While discussing some of the things that he left behind in the transition between the analog and digital world, a writer includes his notes from Sociology 101:
I collected a lot of things. A large part of my identity revolved around the acquisition and accumulation of books. I also collected CDs, DVDs, comics and other cultural ephemera. I kept movie tickets, clippings of articles, flyers, interesting things I picked up. I couldn’t bear to throw these out because I thought that there might come a time when I might need something —like, say, my readings in Sociology 101 from the year 2000.
Who knew when I would have to define the sociological imagination? Or when I would need to define the political dynamics and do a comparative analysis of the authoritarian leadership styles of Lee Kuan Yew and Saddam Hussein based on my studies of Politics and Change in the Third World in 2001? Oh and there were empty liquor bottles signed by friends from the early Noughties wishing me a happy nineteenth or twentieth birthday, and lord knows a situation might arise when I might need those too.
If I was the professor of this Soc 101 class, what should be my response on hearing this? Happiness in that a former student might have turned to these notes? Depression because the student had years to look at these and never did again? Or indifference since this student seemed to collect a lot of things, not just sociology notes?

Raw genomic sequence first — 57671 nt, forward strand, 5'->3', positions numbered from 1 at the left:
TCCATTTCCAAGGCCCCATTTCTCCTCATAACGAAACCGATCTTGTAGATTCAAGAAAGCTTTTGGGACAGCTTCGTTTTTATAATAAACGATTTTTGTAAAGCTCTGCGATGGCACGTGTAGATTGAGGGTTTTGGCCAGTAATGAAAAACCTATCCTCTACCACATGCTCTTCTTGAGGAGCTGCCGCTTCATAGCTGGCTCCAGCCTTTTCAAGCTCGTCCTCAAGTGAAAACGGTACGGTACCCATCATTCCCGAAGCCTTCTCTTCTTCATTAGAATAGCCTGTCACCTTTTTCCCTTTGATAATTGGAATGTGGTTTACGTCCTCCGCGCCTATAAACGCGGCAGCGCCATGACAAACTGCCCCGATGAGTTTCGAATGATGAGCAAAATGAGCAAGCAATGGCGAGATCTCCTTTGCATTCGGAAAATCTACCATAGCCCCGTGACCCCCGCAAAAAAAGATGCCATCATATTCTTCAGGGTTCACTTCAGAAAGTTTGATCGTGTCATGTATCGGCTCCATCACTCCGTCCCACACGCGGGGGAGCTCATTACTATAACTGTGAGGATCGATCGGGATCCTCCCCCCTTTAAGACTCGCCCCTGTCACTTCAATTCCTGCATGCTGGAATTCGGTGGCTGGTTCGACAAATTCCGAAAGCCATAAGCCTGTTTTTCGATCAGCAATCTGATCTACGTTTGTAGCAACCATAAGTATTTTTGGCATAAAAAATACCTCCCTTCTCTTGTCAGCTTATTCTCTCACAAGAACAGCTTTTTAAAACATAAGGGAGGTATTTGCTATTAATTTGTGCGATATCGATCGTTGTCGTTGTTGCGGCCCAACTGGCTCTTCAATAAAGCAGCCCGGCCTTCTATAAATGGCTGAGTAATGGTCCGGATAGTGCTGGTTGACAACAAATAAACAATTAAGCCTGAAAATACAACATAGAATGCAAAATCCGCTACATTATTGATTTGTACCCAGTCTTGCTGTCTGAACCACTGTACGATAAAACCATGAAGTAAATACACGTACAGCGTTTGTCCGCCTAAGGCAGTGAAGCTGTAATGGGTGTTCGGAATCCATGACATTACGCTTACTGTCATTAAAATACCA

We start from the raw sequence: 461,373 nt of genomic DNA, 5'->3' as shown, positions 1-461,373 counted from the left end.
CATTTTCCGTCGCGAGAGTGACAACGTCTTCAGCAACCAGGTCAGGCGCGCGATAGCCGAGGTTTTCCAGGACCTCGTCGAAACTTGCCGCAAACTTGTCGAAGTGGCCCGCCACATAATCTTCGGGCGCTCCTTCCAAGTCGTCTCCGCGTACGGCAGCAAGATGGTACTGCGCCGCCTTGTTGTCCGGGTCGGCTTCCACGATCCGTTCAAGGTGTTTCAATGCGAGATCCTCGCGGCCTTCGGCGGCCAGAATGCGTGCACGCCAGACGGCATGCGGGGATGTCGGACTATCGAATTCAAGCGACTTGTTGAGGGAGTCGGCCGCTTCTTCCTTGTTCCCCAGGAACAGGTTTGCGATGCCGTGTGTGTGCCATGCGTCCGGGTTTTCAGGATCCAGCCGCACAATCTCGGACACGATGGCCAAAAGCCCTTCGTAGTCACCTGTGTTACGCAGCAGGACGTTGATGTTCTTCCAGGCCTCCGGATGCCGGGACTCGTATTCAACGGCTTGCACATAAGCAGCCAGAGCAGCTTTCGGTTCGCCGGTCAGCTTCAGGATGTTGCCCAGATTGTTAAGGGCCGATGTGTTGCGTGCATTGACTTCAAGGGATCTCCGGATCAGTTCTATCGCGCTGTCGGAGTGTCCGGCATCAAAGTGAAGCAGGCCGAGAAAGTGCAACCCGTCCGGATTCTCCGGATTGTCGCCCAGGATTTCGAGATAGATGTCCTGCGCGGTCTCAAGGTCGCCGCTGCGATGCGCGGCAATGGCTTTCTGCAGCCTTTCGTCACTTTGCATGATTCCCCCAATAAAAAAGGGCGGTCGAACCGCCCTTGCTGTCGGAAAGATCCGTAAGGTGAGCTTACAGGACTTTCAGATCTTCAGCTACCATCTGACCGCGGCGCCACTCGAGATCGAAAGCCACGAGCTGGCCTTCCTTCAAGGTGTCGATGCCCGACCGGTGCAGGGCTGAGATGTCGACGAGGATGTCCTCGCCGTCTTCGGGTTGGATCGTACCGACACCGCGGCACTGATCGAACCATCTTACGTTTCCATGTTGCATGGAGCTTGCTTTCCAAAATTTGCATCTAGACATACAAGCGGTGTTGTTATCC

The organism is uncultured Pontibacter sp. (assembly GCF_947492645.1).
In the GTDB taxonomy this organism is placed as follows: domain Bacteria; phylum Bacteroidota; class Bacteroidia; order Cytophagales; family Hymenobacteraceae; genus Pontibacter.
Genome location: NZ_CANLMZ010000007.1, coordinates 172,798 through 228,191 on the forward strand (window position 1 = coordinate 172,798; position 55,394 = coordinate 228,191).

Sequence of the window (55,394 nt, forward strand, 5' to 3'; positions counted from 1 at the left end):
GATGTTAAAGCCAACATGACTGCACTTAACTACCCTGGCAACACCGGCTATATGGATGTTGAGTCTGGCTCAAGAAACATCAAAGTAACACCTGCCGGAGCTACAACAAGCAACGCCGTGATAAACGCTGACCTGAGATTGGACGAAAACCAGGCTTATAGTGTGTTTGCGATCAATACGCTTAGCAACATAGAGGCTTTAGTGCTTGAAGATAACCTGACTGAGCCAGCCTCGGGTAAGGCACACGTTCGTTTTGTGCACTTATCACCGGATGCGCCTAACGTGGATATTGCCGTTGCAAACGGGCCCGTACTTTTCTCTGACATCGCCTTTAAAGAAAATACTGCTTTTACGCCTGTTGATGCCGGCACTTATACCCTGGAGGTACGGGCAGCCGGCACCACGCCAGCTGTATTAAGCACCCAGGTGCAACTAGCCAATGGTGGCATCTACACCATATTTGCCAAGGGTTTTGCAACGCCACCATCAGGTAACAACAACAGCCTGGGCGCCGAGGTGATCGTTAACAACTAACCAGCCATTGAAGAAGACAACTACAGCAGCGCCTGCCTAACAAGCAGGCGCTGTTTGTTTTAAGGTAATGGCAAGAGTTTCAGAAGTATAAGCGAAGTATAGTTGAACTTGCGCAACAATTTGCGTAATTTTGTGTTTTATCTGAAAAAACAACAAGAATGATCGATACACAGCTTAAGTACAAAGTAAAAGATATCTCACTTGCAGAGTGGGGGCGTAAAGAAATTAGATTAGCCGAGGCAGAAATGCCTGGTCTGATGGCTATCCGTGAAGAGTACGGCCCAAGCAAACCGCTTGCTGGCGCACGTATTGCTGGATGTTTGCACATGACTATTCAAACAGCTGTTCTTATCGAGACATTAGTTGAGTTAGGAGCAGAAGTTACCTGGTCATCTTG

More broadly, I would be curious to know how often college students return to their books and notes from school. Does anyone have any systematic data on the subject? I suspect the data would look like a Poisson curve: most students have never returned to these sources. But couldn’t this be a measure of the “effectiveness” or “success” of a particular class, an outcome that colleges and professors might be interested in knowing about? Typically, we get information on evaluations forms from the closing moments of class, a time when students might be able to judge the immediate effect of a class but can shed little light on the longer-lasting impact of a particular course. Imagine if we found that a more popular sociological text like Gang Leader For a Day was popular in the short-term but a text like The Truly Disadvantaged stuck with students for years. Both outcomes could be desirable – a short-term book or lecture can draw people into the subject or enhance the classroom experience while a longer-term book or lecture can influence lives down the road – but are qualitatively different pieces of information.
Perhaps this could all be explained by personality types: there are people who keep things from the past and those who do not. But I suspect that professors would like to think that they have the potential in many lectures or in the sources they put in front of students to influence any student for years.